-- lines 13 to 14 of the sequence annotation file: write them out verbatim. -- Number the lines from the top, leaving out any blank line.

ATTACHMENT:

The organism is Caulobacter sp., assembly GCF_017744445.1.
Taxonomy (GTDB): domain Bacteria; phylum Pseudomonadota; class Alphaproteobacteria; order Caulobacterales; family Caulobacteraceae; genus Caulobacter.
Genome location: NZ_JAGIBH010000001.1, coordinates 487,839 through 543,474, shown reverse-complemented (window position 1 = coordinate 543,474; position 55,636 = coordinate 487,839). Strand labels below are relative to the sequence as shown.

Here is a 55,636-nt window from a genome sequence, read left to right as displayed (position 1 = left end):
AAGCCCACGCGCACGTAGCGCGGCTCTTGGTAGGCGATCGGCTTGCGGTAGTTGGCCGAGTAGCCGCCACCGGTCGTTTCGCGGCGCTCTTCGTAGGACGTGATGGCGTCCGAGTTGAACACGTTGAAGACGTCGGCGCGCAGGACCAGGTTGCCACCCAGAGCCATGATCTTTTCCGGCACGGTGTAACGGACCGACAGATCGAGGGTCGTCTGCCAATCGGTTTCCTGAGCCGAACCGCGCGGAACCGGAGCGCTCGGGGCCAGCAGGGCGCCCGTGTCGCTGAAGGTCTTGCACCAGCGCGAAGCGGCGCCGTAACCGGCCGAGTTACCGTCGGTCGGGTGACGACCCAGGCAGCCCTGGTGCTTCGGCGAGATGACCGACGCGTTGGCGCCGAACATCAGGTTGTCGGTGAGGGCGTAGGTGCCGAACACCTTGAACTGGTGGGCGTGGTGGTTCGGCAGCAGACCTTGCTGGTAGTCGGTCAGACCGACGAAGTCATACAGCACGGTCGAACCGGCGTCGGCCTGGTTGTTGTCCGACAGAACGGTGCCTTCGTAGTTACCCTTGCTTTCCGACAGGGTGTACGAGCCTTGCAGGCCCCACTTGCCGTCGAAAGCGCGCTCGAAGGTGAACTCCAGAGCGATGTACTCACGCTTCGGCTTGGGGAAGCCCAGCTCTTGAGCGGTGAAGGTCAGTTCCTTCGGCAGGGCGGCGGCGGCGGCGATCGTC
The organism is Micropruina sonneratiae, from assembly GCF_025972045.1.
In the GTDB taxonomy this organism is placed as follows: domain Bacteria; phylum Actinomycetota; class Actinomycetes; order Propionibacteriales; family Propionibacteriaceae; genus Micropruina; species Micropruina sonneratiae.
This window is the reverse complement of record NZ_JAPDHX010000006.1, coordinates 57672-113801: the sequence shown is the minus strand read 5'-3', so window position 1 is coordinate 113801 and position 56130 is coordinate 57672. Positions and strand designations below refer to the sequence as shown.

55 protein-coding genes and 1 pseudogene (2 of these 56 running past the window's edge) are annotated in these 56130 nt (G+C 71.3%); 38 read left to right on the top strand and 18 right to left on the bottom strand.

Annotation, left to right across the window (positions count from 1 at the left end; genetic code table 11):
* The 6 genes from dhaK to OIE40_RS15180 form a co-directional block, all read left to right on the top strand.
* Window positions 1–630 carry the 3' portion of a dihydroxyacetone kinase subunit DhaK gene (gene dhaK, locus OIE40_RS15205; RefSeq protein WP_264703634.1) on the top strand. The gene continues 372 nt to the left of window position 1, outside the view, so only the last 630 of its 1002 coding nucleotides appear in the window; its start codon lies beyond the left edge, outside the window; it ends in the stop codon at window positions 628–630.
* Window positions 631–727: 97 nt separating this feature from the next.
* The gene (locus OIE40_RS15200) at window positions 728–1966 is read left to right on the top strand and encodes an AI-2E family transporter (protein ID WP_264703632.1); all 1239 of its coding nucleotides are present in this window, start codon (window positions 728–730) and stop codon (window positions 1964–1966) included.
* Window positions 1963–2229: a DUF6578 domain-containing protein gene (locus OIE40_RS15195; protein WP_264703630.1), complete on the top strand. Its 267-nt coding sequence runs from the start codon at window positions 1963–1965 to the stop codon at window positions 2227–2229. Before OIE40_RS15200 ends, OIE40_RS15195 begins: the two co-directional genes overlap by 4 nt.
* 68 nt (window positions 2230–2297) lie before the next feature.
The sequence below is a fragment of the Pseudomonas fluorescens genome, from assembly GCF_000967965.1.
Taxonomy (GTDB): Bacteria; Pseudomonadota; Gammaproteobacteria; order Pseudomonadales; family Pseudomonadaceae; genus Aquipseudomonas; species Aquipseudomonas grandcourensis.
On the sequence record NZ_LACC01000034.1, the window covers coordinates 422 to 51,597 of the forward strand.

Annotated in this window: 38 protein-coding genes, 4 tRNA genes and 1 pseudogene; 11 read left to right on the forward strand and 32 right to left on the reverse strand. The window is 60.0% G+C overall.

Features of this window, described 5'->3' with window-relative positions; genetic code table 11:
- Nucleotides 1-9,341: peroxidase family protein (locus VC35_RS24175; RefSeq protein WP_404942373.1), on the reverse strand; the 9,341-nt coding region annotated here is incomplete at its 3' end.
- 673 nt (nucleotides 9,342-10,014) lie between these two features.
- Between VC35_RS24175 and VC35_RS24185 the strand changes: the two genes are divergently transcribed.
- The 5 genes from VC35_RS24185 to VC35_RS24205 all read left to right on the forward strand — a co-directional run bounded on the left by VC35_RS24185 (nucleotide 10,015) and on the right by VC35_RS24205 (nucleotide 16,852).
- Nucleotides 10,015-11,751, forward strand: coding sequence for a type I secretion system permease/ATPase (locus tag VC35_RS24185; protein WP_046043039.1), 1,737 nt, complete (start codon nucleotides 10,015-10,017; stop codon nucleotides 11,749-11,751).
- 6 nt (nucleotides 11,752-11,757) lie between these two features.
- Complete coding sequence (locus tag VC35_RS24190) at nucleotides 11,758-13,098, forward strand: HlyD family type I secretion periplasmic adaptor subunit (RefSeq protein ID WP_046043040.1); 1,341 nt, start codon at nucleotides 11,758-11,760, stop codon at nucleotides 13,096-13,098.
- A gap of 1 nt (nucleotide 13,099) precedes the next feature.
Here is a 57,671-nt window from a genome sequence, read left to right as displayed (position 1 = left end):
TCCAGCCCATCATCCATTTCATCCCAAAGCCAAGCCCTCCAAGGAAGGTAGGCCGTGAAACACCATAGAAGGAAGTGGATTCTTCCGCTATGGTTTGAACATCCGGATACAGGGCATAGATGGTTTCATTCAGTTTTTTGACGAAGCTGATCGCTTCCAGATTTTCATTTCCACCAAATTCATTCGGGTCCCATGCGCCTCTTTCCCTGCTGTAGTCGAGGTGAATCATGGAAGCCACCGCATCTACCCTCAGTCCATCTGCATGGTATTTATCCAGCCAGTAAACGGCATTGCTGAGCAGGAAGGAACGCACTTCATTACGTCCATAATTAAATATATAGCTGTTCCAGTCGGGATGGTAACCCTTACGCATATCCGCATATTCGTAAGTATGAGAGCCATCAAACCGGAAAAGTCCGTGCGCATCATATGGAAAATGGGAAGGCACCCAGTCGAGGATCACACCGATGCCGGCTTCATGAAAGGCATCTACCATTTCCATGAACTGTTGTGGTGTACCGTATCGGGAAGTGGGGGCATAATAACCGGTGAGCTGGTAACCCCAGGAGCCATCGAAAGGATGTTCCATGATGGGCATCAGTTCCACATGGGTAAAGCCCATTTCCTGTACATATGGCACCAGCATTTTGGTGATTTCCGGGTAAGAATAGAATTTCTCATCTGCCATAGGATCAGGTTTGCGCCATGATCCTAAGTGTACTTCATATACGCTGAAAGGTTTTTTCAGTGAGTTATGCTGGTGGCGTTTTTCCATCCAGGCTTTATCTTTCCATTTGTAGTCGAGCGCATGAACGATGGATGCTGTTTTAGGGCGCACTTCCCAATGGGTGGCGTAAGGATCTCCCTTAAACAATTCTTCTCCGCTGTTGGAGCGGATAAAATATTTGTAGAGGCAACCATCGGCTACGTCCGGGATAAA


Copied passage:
* Window positions 631–727: 97 nt separating this feature from the next.
* The gene (locus OIE40_RS15200) at window positions 728–1966 is read left to right on the top strand and encodes an AI-2E family transporter (protein ID WP_264703632.1); all 1239 of its coding nucleotides are present in this window, start codon (window positions 728–730) and stop codon (window positions 1964–1966) included.